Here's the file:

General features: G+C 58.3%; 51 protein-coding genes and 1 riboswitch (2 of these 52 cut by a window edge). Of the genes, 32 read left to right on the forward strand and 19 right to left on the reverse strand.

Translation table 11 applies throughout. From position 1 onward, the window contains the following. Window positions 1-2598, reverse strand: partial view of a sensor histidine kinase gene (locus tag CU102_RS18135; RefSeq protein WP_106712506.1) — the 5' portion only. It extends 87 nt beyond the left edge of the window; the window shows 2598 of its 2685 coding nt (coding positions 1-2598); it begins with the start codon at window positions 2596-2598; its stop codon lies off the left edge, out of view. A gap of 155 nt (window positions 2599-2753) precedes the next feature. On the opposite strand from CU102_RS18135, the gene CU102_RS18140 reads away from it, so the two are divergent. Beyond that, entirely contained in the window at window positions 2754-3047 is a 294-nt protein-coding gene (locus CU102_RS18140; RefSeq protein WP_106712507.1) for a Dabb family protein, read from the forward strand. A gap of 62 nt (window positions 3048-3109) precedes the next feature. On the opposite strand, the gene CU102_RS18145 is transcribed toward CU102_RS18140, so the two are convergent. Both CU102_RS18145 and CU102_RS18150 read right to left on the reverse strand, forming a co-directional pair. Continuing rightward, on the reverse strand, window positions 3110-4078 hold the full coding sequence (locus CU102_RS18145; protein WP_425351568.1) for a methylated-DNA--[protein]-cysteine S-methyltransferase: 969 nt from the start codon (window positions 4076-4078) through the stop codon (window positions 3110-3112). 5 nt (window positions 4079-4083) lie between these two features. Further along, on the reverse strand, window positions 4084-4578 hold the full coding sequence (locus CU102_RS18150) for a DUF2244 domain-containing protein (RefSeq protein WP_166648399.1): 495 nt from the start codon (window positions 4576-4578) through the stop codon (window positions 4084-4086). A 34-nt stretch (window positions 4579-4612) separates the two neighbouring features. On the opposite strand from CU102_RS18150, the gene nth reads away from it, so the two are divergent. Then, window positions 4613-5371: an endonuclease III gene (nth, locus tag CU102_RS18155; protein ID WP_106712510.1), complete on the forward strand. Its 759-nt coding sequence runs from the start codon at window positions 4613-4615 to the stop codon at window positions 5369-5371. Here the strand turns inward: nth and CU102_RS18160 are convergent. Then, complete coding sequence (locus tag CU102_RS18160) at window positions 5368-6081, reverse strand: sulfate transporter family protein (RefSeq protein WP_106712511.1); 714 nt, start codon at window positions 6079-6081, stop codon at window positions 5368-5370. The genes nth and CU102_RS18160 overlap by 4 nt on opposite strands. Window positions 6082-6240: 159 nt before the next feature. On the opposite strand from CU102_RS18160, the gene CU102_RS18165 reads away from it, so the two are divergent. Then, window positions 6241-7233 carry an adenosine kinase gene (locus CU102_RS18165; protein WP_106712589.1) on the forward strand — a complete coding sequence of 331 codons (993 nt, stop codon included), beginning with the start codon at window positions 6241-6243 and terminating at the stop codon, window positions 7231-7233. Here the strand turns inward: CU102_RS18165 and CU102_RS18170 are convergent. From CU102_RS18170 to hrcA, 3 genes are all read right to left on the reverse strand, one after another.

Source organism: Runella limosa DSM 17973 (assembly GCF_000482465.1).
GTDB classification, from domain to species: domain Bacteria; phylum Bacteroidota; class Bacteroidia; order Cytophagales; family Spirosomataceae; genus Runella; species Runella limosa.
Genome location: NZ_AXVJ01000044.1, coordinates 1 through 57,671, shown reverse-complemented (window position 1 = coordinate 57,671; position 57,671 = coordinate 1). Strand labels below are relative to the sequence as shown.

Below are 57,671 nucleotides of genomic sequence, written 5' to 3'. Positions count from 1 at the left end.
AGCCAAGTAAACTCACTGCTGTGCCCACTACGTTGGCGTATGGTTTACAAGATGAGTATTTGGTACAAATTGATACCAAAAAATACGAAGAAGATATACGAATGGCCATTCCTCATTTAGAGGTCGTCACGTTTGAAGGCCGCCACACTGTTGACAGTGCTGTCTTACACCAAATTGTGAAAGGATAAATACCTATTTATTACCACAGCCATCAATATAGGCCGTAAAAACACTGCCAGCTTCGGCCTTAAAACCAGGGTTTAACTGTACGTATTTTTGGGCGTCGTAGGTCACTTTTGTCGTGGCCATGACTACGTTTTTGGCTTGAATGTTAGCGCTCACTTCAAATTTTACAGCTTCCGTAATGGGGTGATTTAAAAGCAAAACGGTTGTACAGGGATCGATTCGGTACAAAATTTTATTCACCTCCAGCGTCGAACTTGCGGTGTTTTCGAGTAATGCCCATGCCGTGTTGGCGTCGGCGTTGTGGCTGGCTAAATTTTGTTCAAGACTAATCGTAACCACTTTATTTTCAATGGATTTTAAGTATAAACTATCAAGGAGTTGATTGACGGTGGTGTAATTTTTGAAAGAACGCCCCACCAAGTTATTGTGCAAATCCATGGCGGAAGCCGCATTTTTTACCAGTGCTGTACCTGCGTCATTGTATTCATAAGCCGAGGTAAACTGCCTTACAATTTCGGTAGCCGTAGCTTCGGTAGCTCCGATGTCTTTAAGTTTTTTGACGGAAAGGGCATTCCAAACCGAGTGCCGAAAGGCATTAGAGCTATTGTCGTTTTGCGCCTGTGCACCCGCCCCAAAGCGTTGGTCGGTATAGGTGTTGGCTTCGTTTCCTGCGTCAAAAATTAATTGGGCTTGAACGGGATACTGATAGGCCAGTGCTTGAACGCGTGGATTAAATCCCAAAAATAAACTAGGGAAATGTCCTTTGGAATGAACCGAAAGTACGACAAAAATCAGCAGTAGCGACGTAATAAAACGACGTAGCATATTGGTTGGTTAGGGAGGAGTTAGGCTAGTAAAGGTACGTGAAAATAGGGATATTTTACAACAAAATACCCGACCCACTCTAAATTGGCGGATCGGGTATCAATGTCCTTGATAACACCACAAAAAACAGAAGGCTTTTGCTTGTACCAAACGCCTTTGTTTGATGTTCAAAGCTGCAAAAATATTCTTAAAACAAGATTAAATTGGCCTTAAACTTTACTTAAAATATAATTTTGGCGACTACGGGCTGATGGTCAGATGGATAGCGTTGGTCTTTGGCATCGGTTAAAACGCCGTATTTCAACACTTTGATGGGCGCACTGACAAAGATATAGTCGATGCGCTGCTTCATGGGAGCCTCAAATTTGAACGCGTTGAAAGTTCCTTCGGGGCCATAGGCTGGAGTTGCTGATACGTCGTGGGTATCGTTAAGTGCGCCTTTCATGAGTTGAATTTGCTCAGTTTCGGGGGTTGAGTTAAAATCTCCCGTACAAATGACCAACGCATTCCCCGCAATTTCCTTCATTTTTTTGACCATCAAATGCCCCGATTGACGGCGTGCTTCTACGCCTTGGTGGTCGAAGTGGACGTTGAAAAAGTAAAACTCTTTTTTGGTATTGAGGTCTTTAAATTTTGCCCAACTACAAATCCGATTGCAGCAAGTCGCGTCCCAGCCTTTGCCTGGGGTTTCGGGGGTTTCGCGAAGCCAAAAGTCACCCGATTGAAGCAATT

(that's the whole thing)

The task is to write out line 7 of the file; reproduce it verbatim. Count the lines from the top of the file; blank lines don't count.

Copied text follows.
AGCCAAGTAAACTCACTGCTGTGCCCACTACGTTGGCGTATGGTTTACAAGATGAGTATTTGGTACAAATTGATACCAAAAAATACGAAGAAGATATACGAATGGCCATTCCTCATTTAGAGGTCGTCACGTTTGAAGGCCGCCACACTGTTGACAGTGCTGTCTTACACCAAATTGTGAAAGGATAAATACCTATTTATTACCACAGCCATCAATATAGGCCGTAAAAACACTGCCAGCTTCGGCCTTAAAACCAGGGTTTAACTGTACGTATTTTTGGGCGTCGTAGGTCACTTTTGTCGTGGCCATGACTACGTTTTTGGCTTGAATGTTAGCGCTCACTTCAAATTTTACAGCTTCCGTAATGGGGTGATTTAAAAGCAAAACGGTTGTACAGGGATCGATTCGGTACAAAATTTTATTCACCTCCAGCGTCGAACTTGCGGTGTTTTCGAGTAATGCCCATGCCGTGTTGGCGTCGGCGTTGTGGCTGGCTAAATTTTGTTCAAGACTAATCGTAACCACTTTATTTTCAATGGATTTTAAGTATAAACTATCAAGGAGTTGATTGACGGTGGTGTAATTTTTGAAAGAACGCCCCACCAAGTTATTGTGCAAATCCATGGCGGAAGCCGCATTTTTTACCAGTGCTGTACCTGCGTCATTGTATTCATAAGCCGAGGTAAACTGCCTTACAATTTCGGTAGCCGTAGCTTCGGTAGCTCCGATGTCTTTAAGTTTTTTGACGGAAAGGGCATTCCAAACCGAGTGCCGAAAGGCATTAGAGCTATTGTCGTTTTGCGCCTGTGCACCCGCCCCAAAGCGTTGGTCGGTATAGGTGTTGGCTTCGTTTCCTGCGTCAAAAATTAATTGGGCTTGAACGGGATACTGATAGGCCAGTGCTTGAACGCGTGGATTAAATCCCAAAAATAAACTAGGGAAATGTCCTTTGGAATGAACCGAAAGTACGACAAAAATCAGCAGTAGCGACGTAATAAAACGACGTAGCATATTGGTTGGTTAGGGAGGAGTTAGGCTAGTAAAGGTACGTGAAAATAGGGATATTTTACAACAAAATACCCGACCCACTCTAAATTGGCGGATCGGGTATCAATGTCCTTGATAACACCACAAAAAACAGAAGGCTTTTGCTTGTACCAAACGCCTTTGTTTGATGTTCAAAGCTGCAAAAATATTCTTAAAACAAGATTAAATTGGCCTTAAACTTTACTTAAAATATAATTTTGGCGACTACGGGCTGATGGTCAGATGGATAGCGTTGGTCTTTGGCATCGGTTAAAACGCCGTATTTCAACACTTTGATGGGCGCACTGACAAAGATATAGTCGATGCGCTGCTTCATGGGAGCCTCAAATTTGAACGCGTTGAAAGTTCCTTCGGGGCCATAGGCTGGAGTTGCTGATACGTCGTGGGTATCGTTAAGTGCGCCTTTCATGAGTTGAATTTGCTCAGTTTCGGGGGTTGAGTTAAAATCTCCCGTACAAATGACCAACGCATTCCCCGCAATTTCCTTCATTTTTTTGACCATCAAATGCCCCGATTGACGGCGTGCTTCTACGCCTTGGTGGTCGAAGTGGACGTTGAAAAAGTAAAACTCTTTTTTGGTATTGAGGTCTTTAAATTTTGCCCAACTACAAATCCGATTGCAGCAAGTCGCGTCCCAGCCTTTGCCTGGGGTTTCGGGGGTTTCGCGAAGCCAAAAGTCACCCGATTGAAGCAATT